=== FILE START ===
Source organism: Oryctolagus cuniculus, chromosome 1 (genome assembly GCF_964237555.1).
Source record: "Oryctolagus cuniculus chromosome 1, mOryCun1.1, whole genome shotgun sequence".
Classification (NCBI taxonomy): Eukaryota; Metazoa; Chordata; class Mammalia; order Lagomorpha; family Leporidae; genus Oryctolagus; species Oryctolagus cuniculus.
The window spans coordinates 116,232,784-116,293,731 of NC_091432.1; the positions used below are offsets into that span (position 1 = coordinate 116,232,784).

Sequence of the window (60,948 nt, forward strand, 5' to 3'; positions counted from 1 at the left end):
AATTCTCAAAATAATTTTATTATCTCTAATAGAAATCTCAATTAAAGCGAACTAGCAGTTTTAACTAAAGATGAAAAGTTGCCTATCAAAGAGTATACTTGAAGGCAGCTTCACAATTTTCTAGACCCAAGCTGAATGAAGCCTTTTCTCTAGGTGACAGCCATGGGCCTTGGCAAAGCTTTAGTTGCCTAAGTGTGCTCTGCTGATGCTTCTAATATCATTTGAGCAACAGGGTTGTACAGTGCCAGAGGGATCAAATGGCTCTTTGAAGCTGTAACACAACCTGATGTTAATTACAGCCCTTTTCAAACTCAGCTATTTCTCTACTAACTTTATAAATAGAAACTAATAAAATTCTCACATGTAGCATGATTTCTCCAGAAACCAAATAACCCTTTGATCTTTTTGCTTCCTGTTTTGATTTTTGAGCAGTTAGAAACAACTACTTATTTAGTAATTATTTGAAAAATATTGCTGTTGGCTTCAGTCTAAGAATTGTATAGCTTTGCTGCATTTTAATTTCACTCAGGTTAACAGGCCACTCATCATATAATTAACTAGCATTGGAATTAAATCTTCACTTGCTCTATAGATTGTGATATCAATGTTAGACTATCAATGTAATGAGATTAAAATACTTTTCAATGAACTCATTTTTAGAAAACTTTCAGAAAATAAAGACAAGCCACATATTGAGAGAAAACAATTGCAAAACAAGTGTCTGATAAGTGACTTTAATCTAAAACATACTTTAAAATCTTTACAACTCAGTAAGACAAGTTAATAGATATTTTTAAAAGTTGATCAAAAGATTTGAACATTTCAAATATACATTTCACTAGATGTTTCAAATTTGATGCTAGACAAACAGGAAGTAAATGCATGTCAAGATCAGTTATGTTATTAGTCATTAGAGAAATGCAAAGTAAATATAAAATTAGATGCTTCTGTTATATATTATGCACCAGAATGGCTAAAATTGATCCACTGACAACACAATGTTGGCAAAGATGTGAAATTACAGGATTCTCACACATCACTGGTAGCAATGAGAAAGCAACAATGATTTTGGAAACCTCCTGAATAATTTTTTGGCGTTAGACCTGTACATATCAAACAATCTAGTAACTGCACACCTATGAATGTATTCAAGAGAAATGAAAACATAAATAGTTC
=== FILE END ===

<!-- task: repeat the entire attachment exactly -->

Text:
Source organism: Oryctolagus cuniculus, chromosome 1 (genome assembly GCF_964237555.1).
Source record: "Oryctolagus cuniculus chromosome 1, mOryCun1.1, whole genome shotgun sequence".
Classification (NCBI taxonomy): Eukaryota; Metazoa; Chordata; class Mammalia; order Lagomorpha; family Leporidae; genus Oryctolagus; species Oryctolagus cuniculus.
The window spans coordinates 116,232,784-116,293,731 of NC_091432.1; the positions used below are offsets into that span (position 1 = coordinate 116,232,784).

Sequence of the window (60,948 nt, forward strand, 5' to 3'; positions counted from 1 at the left end):
AATTCTCAAAATAATTTTATTATCTCTAATAGAAATCTCAATTAAAGCGAACTAGCAGTTTTAACTAAAGATGAAAAGTTGCCTATCAAAGAGTATACTTGAAGGCAGCTTCACAATTTTCTAGACCCAAGCTGAATGAAGCCTTTTCTCTAGGTGACAGCCATGGGCCTTGGCAAAGCTTTAGTTGCCTAAGTGTGCTCTGCTGATGCTTCTAATATCATTTGAGCAACAGGGTTGTACAGTGCCAGAGGGATCAAATGGCTCTTTGAAGCTGTAACACAACCTGATGTTAATTACAGCCCTTTTCAAACTCAGCTATTTCTCTACTAACTTTATAAATAGAAACTAATAAAATTCTCACATGTAGCATGATTTCTCCAGAAACCAAATAACCCTTTGATCTTTTTGCTTCCTGTTTTGATTTTTGAGCAGTTAGAAACAACTACTTATTTAGTAATTATTTGAAAAATATTGCTGTTGGCTTCAGTCTAAGAATTGTATAGCTTTGCTGCATTTTAATTTCACTCAGGTTAACAGGCCACTCATCATATAATTAACTAGCATTGGAATTAAATCTTCACTTGCTCTATAGATTGTGATATCAATGTTAGACTATCAATGTAATGAGATTAAAATACTTTTCAATGAACTCATTTTTAGAAAACTTTCAGAAAATAAAGACAAGCCACATATTGAGAGAAAACAATTGCAAAACAAGTGTCTGATAAGTGACTTTAATCTAAAACATACTTTAAAATCTTTACAACTCAGTAAGACAAGTTAATAGATATTTTTAAAAGTTGATCAAAAGATTTGAACATTTCAAATATACATTTCACTAGATGTTTCAAATTTGATGCTAGACAAACAGGAAGTAAATGCATGTCAAGATCAGTTATGTTATTAGTCATTAGAGAAATGCAAAGTAAATATAAAATTAGATGCTTCTGTTATATATTATGCACCAGAATGGCTAAAATTGATCCACTGACAACACAATGTTGGCAAAGATGTGAAATTACAGGATTCTCACACATCACTGGTAGCAATGAGAAAGCAACAATGATTTTGGAAACCTCCTGAATAATTTTTTGGCGTTAGACCTGTACATATCAAACAATCTAGTAACTGCACACCTATGAATGTATTCAAGAGAAATGAAAACATAAATAGTTC